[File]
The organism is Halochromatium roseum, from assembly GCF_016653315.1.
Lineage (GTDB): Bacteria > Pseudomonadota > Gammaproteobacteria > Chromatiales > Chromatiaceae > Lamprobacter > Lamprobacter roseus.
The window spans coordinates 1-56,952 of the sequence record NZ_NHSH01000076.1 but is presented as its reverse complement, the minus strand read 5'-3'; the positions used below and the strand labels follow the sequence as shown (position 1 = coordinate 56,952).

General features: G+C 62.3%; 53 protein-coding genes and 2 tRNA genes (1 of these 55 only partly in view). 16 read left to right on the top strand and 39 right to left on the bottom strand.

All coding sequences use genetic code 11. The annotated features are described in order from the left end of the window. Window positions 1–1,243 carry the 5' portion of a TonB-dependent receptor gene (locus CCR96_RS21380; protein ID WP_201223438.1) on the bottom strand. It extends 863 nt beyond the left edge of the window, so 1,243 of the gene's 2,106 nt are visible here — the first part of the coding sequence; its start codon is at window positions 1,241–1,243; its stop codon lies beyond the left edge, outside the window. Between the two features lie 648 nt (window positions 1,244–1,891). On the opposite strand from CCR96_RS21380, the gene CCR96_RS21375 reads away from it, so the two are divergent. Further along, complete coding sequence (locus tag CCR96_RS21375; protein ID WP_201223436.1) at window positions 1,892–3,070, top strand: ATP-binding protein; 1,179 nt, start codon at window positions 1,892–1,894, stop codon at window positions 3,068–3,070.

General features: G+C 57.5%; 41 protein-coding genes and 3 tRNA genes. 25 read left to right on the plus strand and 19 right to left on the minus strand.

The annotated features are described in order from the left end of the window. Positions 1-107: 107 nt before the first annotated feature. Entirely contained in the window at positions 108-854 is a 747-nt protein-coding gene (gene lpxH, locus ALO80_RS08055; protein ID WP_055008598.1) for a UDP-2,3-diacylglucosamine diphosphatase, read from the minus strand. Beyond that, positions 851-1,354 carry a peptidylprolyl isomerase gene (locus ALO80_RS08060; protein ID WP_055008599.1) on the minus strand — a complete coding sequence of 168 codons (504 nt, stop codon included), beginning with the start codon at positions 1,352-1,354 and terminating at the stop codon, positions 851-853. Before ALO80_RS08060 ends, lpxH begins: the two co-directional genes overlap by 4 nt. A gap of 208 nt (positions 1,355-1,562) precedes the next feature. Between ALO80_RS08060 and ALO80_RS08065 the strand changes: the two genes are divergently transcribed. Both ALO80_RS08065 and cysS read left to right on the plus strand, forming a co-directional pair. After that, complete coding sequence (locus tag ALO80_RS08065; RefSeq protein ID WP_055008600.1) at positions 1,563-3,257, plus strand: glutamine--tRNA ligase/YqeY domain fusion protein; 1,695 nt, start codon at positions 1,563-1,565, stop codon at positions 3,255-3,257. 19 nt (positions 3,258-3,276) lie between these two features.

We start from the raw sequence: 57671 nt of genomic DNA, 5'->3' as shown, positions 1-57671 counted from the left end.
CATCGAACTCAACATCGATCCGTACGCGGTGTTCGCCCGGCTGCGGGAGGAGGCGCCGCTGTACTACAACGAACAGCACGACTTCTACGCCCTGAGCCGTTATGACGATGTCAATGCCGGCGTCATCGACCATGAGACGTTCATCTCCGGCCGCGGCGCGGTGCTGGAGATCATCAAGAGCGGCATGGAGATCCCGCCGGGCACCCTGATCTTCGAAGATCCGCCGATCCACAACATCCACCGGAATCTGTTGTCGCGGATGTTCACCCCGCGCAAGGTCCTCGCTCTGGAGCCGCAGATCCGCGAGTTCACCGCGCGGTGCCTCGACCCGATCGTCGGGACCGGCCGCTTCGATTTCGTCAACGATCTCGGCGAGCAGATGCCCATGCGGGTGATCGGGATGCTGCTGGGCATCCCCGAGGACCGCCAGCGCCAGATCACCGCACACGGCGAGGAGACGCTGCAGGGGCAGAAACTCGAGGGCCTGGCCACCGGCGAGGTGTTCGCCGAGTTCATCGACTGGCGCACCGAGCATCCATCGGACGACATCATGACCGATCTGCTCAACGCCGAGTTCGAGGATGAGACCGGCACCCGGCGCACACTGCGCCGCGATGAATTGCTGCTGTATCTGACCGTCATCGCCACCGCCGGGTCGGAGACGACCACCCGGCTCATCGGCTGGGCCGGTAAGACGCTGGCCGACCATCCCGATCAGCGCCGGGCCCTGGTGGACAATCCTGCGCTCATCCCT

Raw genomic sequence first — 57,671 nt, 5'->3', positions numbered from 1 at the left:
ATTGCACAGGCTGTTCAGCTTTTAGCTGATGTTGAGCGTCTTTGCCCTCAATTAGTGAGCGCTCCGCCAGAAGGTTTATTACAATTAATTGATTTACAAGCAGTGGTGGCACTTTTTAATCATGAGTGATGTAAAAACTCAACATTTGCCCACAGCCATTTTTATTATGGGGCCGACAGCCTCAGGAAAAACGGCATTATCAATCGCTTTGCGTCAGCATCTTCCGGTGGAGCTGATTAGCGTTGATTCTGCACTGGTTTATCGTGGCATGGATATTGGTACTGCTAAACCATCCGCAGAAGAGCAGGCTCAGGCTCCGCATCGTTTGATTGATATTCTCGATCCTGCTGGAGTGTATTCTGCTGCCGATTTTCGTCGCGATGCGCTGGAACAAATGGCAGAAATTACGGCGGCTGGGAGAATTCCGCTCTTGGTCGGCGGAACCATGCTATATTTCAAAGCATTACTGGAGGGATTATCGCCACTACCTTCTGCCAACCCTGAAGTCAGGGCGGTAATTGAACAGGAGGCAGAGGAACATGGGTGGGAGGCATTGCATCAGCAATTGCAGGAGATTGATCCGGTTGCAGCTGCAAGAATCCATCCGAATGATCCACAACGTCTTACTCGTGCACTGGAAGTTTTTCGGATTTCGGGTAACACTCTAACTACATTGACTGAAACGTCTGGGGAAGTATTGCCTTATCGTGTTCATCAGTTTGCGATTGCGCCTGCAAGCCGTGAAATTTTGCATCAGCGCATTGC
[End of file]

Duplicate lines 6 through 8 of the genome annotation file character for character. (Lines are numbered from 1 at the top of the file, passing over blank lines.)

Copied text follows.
General features: G+C 57.5%; 41 protein-coding genes and 3 tRNA genes. 25 read left to right on the plus strand and 19 right to left on the minus strand.

The annotated features are described in order from the left end of the window. Positions 1-107: 107 nt before the first annotated feature. Entirely contained in the window at positions 108-854 is a 747-nt protein-coding gene (gene lpxH, locus ALO80_RS08055; protein ID WP_055008598.1) for a UDP-2,3-diacylglucosamine diphosphatase, read from the minus strand. Beyond that, positions 851-1,354 carry a peptidylprolyl isomerase gene (locus ALO80_RS08060; protein ID WP_055008599.1) on the minus strand — a complete coding sequence of 168 codons (504 nt, stop codon included), beginning with the start codon at positions 1,352-1,354 and terminating at the stop codon, positions 851-853. Before ALO80_RS08060 ends, lpxH begins: the two co-directional genes overlap by 4 nt. A gap of 208 nt (positions 1,355-1,562) precedes the next feature. Between ALO80_RS08060 and ALO80_RS08065 the strand changes: the two genes are divergently transcribed. Both ALO80_RS08065 and cysS read left to right on the plus strand, forming a co-directional pair. After that, complete coding sequence (locus tag ALO80_RS08065; RefSeq protein ID WP_055008600.1) at positions 1,563-3,257, plus strand: glutamine--tRNA ligase/YqeY domain fusion protein; 1,695 nt, start codon at positions 1,563-1,565, stop codon at positions 3,255-3,257. 19 nt (positions 3,258-3,276) lie between these two features.

We start from the raw sequence: 57671 nt of genomic DNA, 5'->3' as shown, positions 1-57671 counted from the left end.